Category Archives: Heat

Memories of Empire

Amherst is great. A couple of weeks ago Paul & I saw John Sayles introduce his film Amigo at Amherst Cinema and answer questions after viewing.  It took him a long time to find the funding. He had to focus on a village to encapsulate a very large experience, which he wrote about in a sprawling 900-page novel A Moment in the Sun . He eventually found a portion that told a story he could fit into a space small and intimate enough to make a low budget film.

Here is Sayles on modern parallels with Amigo at Amherst Cinema.

And here is a link to his own blog post on the trip to Amherst.


More on Coral Reefs

From the BBC. Pretty pictures.

Porites coral on the Great Barrier Reef

Porites coral on the Great Barrier Reef

Externalized costs.

Dr Glenn De’ath and colleagues investigated 328 colonies of massive Porites corals, from 69 locations…. By looking at the coral skeletons, they determined that calcification – or the deposit of calcium carbonate – has declined by 13.3% throughout the Great Barrier Reef since 1990.

Such a decline is unprecedented in at least the past 400 years, they write.

Tipping Point

The Great Barrier Reef, Australia

The Great Barrier Reef

Sad news:

Coral decline warns of ocean changes: Australian scientists

SYDNEY (AFP) — A sharp slowdown in coral growth on Australia’s Great Barrier Reef since 1990 is a warning sign that precipitous changes in the world’s oceans may be imminent, scientists said Friday.

You can read more at these links: Green Car Congress and EPOCA (European Congress on Ocean Acidification) blog. Here’s an alarming snippet from EPOCA:

But on the climate vulnerable Great Barrier Reef, researchers have been surprised to discover that a tipping point for coral growth has already been reached.

In the journal Science this morning they reveal that it was reached 18 years ago, as Nonee Walsh reports.

An abstract of the article by De’ath, Lough, and Fabricius appears in Science .

Sicily on My Mind


I’m going to Sicily for a week to see championship fencing. In my carry-on bag are the following titles:

The Robb title is nonfiction, about the history of the Mafia on the island, literature and art as well. I read a similar book of his on Brazil (A Death in Brazil), which was riveting. Sciascia is a heralded crime novelist, also dealing with the Mafia. For light reading, I’m packing Lampedusa’s classic, The Leopard, about Sicilian life and aristocracy during the Risorgimento, the unification of Italy during the mid-nineteenth century.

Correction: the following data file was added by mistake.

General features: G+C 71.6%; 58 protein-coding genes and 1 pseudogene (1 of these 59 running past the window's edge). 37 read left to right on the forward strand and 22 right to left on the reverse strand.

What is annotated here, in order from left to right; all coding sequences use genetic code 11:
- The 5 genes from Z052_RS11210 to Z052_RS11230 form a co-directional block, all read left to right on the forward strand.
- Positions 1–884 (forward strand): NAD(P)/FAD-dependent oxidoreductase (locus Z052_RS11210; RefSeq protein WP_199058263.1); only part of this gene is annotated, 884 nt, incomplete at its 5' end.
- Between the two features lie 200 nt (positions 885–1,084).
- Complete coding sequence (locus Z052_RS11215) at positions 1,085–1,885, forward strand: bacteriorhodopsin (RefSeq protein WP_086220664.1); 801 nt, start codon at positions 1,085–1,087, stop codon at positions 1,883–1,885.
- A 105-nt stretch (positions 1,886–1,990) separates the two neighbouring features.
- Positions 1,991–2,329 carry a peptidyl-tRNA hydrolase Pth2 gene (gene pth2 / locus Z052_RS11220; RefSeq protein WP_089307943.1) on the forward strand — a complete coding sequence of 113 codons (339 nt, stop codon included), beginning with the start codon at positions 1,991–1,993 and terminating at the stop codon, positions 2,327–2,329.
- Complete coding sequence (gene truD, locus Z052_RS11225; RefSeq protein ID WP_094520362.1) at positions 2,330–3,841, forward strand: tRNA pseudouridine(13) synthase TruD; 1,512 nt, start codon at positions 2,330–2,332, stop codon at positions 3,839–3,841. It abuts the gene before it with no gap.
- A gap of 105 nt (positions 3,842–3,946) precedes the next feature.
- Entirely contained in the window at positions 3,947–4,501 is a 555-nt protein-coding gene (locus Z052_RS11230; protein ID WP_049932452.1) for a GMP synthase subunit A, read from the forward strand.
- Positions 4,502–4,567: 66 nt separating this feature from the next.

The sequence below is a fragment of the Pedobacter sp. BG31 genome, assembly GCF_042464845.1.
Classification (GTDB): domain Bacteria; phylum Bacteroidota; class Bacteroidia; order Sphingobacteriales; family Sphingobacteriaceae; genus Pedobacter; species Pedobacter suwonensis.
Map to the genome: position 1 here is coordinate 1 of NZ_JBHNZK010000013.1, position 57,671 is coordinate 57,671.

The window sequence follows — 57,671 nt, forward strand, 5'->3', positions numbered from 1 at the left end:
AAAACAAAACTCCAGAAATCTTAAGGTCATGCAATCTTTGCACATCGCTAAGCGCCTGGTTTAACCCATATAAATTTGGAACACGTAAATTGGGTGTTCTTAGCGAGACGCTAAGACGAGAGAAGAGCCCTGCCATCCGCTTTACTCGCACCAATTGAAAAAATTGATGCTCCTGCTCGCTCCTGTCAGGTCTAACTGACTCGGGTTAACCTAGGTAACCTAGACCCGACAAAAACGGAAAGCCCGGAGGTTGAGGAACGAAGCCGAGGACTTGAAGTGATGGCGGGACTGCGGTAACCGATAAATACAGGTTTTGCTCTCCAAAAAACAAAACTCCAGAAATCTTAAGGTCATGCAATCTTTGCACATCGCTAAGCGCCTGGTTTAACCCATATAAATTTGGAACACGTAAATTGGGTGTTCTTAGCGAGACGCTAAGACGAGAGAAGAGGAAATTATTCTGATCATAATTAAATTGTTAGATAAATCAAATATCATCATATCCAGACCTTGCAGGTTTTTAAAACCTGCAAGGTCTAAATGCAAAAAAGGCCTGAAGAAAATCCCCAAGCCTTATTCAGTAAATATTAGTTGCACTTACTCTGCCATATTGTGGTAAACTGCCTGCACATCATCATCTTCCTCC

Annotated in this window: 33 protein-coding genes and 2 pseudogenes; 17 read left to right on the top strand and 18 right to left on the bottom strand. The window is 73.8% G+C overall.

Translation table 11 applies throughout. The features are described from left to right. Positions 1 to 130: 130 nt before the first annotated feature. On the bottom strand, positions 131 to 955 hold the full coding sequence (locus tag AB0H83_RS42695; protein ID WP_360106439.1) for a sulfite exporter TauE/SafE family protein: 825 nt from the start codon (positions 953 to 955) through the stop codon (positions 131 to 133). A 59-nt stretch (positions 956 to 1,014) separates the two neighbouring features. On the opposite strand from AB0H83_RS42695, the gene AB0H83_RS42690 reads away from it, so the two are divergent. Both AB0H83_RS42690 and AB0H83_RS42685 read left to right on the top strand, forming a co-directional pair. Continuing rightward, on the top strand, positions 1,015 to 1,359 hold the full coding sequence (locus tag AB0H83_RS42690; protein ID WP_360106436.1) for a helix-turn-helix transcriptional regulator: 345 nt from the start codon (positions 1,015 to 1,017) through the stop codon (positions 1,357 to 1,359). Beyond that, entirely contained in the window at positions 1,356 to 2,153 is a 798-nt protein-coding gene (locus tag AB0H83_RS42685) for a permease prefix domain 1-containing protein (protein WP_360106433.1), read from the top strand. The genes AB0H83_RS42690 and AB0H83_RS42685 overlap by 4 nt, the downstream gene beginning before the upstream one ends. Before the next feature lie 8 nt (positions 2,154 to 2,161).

Day of the Owl

Anne Hutchinson’s Way

My fiction group met last week for some chat on our summer travels, critiquing our manuscripts, and sharing the good, the bad, and the ugly about careers and writing.
Anne Hutchinson's Way
We got to talking about my trip to Ireland and Finland, Bruce’s upcoming trip to Italy, and Dina’s cruise to Alaska, where she traveled close to a glacier which had big chunks falling in a cascade. Disturbing, first-hand evidence of global warming.

Among the good writing news is that Jeannine’s new book, Anne Hutchinson’s Way, just out from FSG will be named one of the”Top Ten Religion Books for Youth” in the October 1, 2007, issue of Booklist. Plus a great review from Kirkus, which calls it a “complex story of faith and freedom with clarity and strength.”

Way to go Jeannine!

Books from Africa

Here are two books I’ve read recently. One is from sub-Saharan Africa, the other from northern Africa. They differ in tone and style, but both are highly entertaining:

Wizard of the Crow by Ngugi Wa’Thiong’O

This tale has elements of folklore, politics, and satire–African magic realism. The trickster meets the dictator. Corruption galore. And a real heart–a human, touching story at the core.

The Yacoubian Building by al Aswany

Grade: A+

Multiple stories about people at all levels of society, male and female, rich and poor, gay and straight, living in the same Cairo apartment building, are woven together in this masterfully plotted novel of contemporary Egypt. The characters are vivid, the pace energetic. Though the book is short, it paints a portrait of Islamic society confronting the West with depth and subtlety. The plot builds to a satisfying climax and conclusion. The style is realistic and straight-forward, with irony provided by contrasting viewpoints of the inter-related characters.

There’s an essay in me somewhere about books about Africa by non-Africans vs. books by Africans. Hope to write it soon.

Rumors of Delirium

The title of the blog comes from Emily Dickinson’s poem that begins:

A SOMETHING in a summer’s day,
As slow her flambeaux burn away,
Which solemnizes me.
A something in a summer’s noon,—
An azure depth, a wordless tune,

Transcending ecstasy.

The line is:

Or bees, that thought the summer’s name
Some rumor of delirium

Heat and delirium are themes that attract me and that I will return to from time to time.